Rosie the Robot, Amazon, and the Future of RAAI
Written by: Travis Briggs, CEO at ROBO Global US
It’s tough to find a kid out there who hasn’t dreamed about robots. Long before artificial intelligence existed in the real world, the idea of a non-human entity that could act and think like a human has been rooted in our imaginations. According to Greek legends, Cadmus turned dragon teeth into soldiers, Hephaestus fabricated tables that could “walk” on their own three legs, and Talos, perhaps the original “Tin Man,” defended Crete. Of course, in our own times, modern storytellers have added hundreds of new examples to the mix. Many of us grew up watching Rosie the Robot on The Jetsons. As we got older, the stories got more sophisticated. “Hal” in 2001: A Space Odyssey was soon followed by R2-D2 and C-3PO in the original Star Wars trilogy. RoboCop, Interstellar, and Ex Machina are just a few of the recent additions to the list.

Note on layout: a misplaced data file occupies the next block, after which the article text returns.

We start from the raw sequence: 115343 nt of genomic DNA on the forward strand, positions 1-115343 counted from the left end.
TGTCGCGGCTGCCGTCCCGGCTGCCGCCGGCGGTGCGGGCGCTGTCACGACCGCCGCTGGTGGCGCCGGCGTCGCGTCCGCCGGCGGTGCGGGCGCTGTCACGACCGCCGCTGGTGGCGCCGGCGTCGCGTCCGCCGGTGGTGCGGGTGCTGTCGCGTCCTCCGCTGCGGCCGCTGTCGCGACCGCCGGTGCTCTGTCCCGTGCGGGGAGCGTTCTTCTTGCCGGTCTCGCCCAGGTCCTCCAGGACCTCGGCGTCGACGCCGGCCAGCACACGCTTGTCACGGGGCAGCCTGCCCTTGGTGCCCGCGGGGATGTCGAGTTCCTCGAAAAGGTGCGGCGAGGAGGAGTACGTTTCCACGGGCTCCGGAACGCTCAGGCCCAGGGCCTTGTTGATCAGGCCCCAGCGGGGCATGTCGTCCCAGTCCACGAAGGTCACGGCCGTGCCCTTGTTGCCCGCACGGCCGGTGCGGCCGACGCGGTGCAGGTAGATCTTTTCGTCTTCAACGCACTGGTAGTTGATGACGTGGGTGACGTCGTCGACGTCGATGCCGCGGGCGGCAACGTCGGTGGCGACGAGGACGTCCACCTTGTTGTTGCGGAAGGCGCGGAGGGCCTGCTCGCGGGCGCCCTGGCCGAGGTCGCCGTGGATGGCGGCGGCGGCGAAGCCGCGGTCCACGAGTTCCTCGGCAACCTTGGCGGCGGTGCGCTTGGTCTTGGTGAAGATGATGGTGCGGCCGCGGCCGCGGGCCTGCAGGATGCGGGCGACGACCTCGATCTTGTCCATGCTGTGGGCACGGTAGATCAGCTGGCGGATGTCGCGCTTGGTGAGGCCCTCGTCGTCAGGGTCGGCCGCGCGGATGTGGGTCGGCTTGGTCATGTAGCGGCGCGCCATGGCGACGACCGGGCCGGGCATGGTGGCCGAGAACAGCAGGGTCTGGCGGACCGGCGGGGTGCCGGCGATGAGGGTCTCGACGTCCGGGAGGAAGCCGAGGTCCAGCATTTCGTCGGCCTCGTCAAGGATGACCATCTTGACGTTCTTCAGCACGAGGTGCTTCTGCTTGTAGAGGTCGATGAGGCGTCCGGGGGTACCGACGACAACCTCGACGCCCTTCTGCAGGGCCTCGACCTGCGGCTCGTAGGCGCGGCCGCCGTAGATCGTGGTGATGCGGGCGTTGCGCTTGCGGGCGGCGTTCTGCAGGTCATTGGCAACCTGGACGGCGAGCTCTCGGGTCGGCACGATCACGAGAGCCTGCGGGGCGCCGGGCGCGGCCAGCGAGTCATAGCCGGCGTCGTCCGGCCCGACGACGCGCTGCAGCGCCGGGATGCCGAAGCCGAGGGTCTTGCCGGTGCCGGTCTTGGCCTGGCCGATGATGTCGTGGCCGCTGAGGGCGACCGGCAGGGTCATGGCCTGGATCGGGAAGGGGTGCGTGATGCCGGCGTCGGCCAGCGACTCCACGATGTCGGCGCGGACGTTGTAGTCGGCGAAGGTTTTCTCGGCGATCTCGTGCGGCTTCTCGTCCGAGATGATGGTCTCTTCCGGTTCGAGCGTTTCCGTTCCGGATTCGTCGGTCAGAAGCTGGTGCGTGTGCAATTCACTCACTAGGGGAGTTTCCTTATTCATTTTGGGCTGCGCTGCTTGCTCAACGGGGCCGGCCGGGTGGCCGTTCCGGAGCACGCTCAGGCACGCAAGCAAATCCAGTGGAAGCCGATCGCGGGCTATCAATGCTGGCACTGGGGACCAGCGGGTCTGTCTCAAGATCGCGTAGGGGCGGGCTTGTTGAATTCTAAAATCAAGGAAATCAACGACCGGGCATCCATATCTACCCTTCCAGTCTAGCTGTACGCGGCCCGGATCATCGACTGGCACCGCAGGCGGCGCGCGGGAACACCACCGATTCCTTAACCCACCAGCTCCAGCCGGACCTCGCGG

Maybe it’s because these stories are such a part of our culture that few people realize just how far robotics has advanced today—and that artificial intelligence is anything but a futuristic fantasy. Ask anyone outside the industry how modern-day robots and artificial intelligence (AI) are used in the real world, and the answers are usually pretty generic. Surgical robots. Self-driving cars. Amazon’s Alexa. What remains a mystery to most is the immense and fast-growing role the combination of robotics automation and artificial intelligence, or RAAI (pronounced “ray”), plays in nearly every aspect of our everyday lives.